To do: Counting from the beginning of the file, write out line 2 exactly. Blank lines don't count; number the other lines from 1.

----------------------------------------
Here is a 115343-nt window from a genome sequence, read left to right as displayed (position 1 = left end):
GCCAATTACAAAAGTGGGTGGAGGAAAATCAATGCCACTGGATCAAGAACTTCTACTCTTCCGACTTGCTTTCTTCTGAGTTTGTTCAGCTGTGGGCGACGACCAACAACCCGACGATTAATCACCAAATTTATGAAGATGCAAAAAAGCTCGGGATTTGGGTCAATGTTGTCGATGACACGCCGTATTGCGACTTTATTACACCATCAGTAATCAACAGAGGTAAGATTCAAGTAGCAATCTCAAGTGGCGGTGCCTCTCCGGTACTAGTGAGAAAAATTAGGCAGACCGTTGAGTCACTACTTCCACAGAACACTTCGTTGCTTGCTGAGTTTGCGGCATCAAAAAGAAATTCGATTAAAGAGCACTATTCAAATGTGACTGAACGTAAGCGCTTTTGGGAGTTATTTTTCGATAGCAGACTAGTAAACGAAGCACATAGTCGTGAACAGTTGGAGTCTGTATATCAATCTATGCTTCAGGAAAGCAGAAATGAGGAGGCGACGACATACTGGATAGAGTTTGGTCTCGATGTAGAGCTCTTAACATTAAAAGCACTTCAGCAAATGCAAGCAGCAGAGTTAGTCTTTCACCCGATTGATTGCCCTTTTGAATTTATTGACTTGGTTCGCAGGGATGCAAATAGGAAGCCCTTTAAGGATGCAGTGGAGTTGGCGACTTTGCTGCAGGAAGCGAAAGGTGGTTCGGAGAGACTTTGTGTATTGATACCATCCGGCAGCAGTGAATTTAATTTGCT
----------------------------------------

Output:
GCCAATTACAAAAGTGGGTGGAGGAAAATCAATGCCACTGGATCAAGAACTTCTACTCTTCCGACTTGCTTTCTTCTGAGTTTGTTCAGCTGTGGGCGACGACCAACAACCCGACGATTAATCACCAAATTTATGAAGATGCAAAAAAGCTCGGGATTTGGGTCAATGTTGTCGATGACACGCCGTATTGCGACTTTATTACACCATCAGTAATCAACAGAGGTAAGATTCAAGTAGCAATCTCAAGTGGCGGTGCCTCTCCGGTACTAGTGAGAAAAATTAGGCAGACCGTTGAGTCACTACTTCCACAGAACACTTCGTTGCTTGCTGAGTTTGCGGCATCAAAAAGAAATTCGATTAAAGAGCACTATTCAAATGTGACTGAACGTAAGCGCTTTTGGGAGTTATTTTTCGATAGCAGACTAGTAAACGAAGCACATAGTCGTGAACAGTTGGAGTCTGTATATCAATCTATGCTTCAGGAAAGCAGAAATGAGGAGGCGACGACATACTGGATAGAGTTTGGTCTCGATGTAGAGCTCTTAACATTAAAAGCACTTCAGCAAATGCAAGCAGCAGAGTTAGTCTTTCACCCGATTGATTGCCCTTTTGAATTTATTGACTTGGTTCGCAGGGATGCAAATAGGAAGCCCTTTAAGGATGCAGTGGAGTTGGCGACTTTGCTGCAGGAAGCGAAAGGTGGTTCGGAGAGACTTTGTGTATTGATACCATCCGGCAGCAGTGAATTTAATTTGCT